NFL not ready to name front-runner in possible relocation to L.A.
Even though St. Louis Rams owner Stan Kroenke, the league’s second-richest owner to Seattle’s Paul Allen, has announced plans for an 80,000-seat football stadium in Hollywood Park, and has the financial and political wherewithal to get it done, the NFL is not ready to name a lead horse in the Los Angeles derby.
In his annual Super Bowl news conference, NFL Commissioner Roger Goodell said Friday that the league is not at the point to handicap which team or teams might wind up in the nation’s second-largest market. The Rams, San Diego Chargers and Oakland Raiders are all on year-to-year leases, unhappy with their current venues and mulling possible relocation to L.A.
“There have been no determinations of us going to Los Angeles, any particular team going to Los Angeles, or going to any particular stadium,” Goodell said. “We have several alternatives that we’re evaluating, both from a site standpoint, there are teams that are interested but are trying to work their issues out locally, and so as a league we haven’t gotten to that stage yet.
“It will all be subject to our relocation policy. There are requirements in that policy, particularly as it relates to cooperation and working to make sure they solve the issues in their local market. But I’m confident all of that will be covered within the relocation policy and with our membership approval.”
Asked what the league was prepared to do if an owner decided to go rogue and move without league approval — as has been suggested of Kroenke — Goodell said: “The ownership takes very seriously the obligation to vote on any serious matter, including relocation of a franchise.”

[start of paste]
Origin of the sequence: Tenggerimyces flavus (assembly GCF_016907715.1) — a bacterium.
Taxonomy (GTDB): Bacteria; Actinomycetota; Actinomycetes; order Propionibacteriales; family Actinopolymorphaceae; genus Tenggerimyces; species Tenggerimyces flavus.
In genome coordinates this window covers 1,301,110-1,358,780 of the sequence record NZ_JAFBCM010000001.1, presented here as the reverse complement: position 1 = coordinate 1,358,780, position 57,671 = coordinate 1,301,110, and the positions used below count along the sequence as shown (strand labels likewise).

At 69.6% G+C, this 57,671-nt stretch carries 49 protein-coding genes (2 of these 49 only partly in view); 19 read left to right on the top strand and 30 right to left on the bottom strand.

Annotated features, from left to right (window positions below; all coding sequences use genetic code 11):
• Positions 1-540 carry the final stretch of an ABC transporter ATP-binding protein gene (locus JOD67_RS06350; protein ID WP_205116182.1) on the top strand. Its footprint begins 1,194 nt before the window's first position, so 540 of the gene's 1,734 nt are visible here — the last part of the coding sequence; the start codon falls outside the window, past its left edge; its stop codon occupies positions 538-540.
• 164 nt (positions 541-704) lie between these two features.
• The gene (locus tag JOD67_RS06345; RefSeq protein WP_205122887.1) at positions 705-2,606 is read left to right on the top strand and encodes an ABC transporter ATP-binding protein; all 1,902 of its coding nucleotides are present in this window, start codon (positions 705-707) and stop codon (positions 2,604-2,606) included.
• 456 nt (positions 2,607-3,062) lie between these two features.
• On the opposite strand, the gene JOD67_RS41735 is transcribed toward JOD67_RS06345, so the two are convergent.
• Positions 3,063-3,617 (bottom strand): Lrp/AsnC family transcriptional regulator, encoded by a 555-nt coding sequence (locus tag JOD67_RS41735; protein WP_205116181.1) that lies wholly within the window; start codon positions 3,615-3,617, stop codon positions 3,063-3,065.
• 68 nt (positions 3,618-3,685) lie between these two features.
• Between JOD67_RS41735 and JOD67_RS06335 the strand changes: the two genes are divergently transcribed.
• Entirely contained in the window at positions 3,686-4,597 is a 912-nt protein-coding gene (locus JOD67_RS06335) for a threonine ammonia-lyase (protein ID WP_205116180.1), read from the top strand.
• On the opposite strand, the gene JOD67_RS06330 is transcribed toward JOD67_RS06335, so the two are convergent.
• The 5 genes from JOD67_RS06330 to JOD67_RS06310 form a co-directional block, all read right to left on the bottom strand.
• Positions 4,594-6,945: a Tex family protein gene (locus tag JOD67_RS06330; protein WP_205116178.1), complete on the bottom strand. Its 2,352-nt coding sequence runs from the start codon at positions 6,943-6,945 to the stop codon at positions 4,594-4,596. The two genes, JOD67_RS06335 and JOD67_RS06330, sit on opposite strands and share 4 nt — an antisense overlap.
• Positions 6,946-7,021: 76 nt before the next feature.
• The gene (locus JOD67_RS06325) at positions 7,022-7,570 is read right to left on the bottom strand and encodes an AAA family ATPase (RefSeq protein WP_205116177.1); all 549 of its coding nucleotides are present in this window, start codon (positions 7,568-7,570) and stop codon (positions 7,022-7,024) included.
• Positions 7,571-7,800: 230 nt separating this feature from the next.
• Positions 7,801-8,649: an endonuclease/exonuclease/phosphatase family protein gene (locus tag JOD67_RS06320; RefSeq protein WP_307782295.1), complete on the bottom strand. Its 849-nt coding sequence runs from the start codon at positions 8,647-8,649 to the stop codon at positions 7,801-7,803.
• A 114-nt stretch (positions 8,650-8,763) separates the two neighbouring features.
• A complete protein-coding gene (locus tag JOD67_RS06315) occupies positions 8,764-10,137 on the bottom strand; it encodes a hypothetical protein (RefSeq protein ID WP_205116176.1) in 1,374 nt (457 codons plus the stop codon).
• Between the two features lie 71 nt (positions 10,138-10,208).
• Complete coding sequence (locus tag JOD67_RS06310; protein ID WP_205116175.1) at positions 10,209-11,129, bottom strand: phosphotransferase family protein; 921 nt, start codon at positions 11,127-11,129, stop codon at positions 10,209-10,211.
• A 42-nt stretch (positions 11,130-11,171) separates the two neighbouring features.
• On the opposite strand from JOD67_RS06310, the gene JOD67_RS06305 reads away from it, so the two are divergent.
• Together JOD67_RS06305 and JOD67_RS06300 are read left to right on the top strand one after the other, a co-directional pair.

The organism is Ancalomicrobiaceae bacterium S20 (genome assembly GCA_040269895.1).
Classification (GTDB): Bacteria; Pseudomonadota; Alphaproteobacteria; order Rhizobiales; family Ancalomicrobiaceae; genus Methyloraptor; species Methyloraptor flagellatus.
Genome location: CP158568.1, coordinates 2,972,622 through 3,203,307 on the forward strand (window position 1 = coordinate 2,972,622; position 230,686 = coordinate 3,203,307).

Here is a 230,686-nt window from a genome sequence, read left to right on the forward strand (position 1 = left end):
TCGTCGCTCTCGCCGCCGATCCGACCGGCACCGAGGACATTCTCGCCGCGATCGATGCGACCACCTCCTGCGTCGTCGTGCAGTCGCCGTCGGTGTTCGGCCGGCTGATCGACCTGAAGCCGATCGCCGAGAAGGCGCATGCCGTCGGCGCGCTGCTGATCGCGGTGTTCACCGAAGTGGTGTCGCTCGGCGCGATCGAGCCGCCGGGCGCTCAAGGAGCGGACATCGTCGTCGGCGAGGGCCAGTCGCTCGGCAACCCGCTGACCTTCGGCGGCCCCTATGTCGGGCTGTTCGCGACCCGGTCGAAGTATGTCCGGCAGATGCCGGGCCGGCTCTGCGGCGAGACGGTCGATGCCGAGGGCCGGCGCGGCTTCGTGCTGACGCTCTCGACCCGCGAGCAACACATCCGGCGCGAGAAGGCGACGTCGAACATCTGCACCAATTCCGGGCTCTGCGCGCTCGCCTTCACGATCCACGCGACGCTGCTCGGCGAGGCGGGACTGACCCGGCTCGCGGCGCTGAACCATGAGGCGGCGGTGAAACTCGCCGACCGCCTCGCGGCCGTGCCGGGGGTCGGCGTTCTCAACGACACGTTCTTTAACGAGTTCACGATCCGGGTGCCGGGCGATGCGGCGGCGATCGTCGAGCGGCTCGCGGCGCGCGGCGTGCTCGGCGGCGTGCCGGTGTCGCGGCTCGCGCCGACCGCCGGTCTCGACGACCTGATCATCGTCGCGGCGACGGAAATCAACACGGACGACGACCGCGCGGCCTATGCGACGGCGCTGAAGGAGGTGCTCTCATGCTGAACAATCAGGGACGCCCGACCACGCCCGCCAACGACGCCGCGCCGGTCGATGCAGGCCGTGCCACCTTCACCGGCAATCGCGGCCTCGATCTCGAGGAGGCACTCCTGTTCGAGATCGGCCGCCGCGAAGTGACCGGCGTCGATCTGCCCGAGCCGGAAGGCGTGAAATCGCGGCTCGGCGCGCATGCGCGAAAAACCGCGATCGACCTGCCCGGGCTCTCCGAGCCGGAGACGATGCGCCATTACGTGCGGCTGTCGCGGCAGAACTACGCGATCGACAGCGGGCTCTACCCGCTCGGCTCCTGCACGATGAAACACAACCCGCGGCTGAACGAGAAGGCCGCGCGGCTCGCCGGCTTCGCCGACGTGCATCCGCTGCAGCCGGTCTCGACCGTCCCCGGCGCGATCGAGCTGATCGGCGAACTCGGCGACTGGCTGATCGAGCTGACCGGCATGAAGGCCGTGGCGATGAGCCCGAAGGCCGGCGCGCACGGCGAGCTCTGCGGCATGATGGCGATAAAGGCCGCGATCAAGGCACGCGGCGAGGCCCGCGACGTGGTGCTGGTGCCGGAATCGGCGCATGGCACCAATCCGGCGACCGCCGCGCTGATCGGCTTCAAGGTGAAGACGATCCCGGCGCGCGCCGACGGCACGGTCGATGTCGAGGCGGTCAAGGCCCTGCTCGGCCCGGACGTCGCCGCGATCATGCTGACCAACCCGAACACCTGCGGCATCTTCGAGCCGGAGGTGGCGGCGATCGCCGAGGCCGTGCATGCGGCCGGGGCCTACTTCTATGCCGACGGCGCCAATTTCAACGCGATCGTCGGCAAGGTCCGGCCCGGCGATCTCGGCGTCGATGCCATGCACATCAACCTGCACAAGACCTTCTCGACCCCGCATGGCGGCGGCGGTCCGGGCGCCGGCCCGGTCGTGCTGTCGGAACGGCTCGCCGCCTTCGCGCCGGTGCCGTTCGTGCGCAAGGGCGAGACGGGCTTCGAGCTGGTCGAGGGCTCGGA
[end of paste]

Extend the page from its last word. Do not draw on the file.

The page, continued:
Regardless, the league does not have a good track record of stopping an owner who is determined to move. About the only time that has happened in recent memory is when then-owner Ken Behring moved the Seahawks to Anaheim for a week in 1996, but promptly whipped a U-turn when then-commissioner Paul Tagliabue threatened to impose a hefty fine on the club.
Goodell said the NFL has not made a determination of whether the New England Patriots intentionally deflated footballs in the AFC championship game against Indianapolis, and declined to “engage in speculation” that might compromise the ongoing investigation.
“We take seriously anything that potentially impacts the integrity of the game,” said Goodell, who did not have an answer as to whether, prior to the game in question, the league had ever tested the air pressure in footballs during a game.
Patriots owner Robert Kraft did not attend the news conference, although he usually does. At the start of the week, he requested an apology from the league if it could not definitively prove the Patriots tampered with the footballs in the AFC title game.
Asked about that apology request, Goodell said: “This is my job. This is my responsibility to protect the integrity of the game. I represent 32 teams. All of us want to make sure the rules are being followed, and if we had any information where the potential is that those rules were violated, I have to pursue that, and I have to pursue that aggressively.”
The league will create a position of chief medical officer who will have oversight on all NFL health policies. The executive, who is expected to be appointed in the coming months, will work with the league’s medical committees, advisers and the NFL Players Assn.
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